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Supplies are unloaded at the Baffinland Iron Mines' Mary River Camp on Baffin Island (Equicom Group)
Supplies are unloaded at the Baffinland Iron Mines' Mary River Camp on Baffin Island (Equicom Group)

Ex-Baffinland CEO seeks to stop bid for company Add to ...

The former chief executive of Baffinland Iron Mines Corp. is asking the Ontario Securities Commission to block a takeover bid for the company by ArcelorMittal and a private equity fund.

Gord McCreary, who is trying to put together a rival offer involving an unidentified Chinese bidder, wants the Ontario regulator to investigate the joint bid by the world's largest steel maker and Nunavut Iron Ore Acquisition.

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In a letter to the OSC, Mr. McCreary noted public information with respect to the offer and the relationship between ArcelorMittal and Nunavut Iron was not available.

“But it would appear that the offerors have come to an agreement for the sole purpose of purchasing the securities of Baffinland without further price escalation,” Mr. McCreary wrote.

“The sharing and exchanging of information by ArcelorMittal and Nunavut Iron in connection with the preparation of the offer may be in contravention of the various lock-up, support and confidentiality agreements in place between ArcelorMittal, Nunavut Iron, Baffinland and various third parties.”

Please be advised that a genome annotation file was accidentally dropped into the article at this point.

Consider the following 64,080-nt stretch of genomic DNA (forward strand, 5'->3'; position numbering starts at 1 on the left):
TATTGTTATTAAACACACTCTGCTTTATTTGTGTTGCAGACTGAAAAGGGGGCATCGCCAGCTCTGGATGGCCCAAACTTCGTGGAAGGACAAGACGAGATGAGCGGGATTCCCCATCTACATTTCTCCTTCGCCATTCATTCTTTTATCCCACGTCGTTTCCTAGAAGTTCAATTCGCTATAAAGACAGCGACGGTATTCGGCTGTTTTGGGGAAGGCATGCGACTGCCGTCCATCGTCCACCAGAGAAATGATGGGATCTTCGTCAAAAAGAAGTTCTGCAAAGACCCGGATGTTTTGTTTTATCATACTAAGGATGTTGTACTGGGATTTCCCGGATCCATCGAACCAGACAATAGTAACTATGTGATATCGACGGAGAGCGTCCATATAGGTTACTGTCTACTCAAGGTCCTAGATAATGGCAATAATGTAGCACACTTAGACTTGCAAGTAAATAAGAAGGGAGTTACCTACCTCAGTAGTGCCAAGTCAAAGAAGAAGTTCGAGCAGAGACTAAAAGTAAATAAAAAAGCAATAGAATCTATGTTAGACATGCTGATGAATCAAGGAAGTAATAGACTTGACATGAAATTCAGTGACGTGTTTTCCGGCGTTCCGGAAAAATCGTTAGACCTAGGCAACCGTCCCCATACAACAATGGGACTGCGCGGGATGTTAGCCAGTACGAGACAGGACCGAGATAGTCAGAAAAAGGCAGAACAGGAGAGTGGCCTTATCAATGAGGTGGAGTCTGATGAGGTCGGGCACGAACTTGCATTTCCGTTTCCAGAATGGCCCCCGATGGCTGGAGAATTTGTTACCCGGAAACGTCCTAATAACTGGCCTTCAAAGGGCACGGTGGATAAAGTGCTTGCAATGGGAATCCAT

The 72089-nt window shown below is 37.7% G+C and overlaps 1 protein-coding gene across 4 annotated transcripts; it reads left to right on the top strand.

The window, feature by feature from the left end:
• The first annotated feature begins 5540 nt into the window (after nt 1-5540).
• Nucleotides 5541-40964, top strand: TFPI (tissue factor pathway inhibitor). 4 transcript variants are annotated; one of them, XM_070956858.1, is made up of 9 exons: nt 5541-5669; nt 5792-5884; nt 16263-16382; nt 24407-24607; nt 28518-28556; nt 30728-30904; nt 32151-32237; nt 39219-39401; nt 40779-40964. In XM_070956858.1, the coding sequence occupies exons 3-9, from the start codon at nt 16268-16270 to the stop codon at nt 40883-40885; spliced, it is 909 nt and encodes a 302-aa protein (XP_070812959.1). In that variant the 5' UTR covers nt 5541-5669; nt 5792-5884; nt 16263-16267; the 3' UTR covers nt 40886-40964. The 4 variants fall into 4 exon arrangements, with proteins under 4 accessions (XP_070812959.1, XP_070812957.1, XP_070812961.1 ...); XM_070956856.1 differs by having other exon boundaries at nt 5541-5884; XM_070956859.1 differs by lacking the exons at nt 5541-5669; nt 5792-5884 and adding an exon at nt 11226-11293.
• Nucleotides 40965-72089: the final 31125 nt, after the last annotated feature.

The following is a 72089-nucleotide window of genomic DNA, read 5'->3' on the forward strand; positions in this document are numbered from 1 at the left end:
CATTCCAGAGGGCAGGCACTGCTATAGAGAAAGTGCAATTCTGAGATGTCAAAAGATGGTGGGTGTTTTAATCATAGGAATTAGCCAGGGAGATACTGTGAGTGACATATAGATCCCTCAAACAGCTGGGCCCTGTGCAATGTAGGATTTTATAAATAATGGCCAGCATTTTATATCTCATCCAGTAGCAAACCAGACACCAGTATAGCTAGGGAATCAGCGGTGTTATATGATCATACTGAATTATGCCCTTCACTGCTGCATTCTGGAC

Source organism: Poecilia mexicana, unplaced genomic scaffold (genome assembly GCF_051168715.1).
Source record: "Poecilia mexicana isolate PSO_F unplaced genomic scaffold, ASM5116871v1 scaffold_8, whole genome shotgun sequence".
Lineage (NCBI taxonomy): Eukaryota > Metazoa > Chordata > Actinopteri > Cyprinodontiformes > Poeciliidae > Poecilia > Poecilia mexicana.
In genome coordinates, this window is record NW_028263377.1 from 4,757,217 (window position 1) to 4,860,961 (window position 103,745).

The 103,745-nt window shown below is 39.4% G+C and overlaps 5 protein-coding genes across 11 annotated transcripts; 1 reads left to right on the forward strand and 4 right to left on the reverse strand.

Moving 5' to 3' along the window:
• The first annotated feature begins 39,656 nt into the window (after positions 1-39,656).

A spokeswoman for the OSC said the commission doesn't comment on correspondence it receives.

ArcelorMittal and Nunavut Iron had been bidding against each other for Baffinland before they called a truce and made their joint offer for the company and its massive Mary River iron ore project.

The board at Baffinland backed the proposal after it was assured that Nunavut Iron would be responsible for its share of the purchase costs and development of the Mary River project.

The proposal would see ArcelorMittal own 70 per cent of Baffinland and Nunavut Iron, which currently holds 10 per cent, increase its stake to 30 per cent.

Nunavut Iron spokesman Bruce Walter said in an e-mail that “we are confident that our offer complies with all applicable laws and that it will be proceeding on schedule ”

ArcelorMittal's spokesman Peter Block said the joint bid is in the best interests of all shareholders.

“Nunavut is receiving no special treatment and will be responsible for bearing its pro rata share of the purchase price and all costs associated with the joint offer, and the development of the Mary River project,” Mr. Block said in an e-mail.

The joint bid is worth $1.50 per Baffinland share and values the company at about $590-million. The offer, which requires that at least two-thirds of Baffinland shareholders tender their shares, expires at midnight on Monday night.

Mr. McCreary, who stepped down from the Baffinland board in November after ArcelorMittal's friendly deal was first announced, has called the joint offer far too low.

ArcelorMittal has been building up its iron ore reserves as it seeks to protect itself against price increases.

Demand for iron ore, used in the production of steel, has returned since the end of the recession and the emerging economies of India and China have swung back into high gear.

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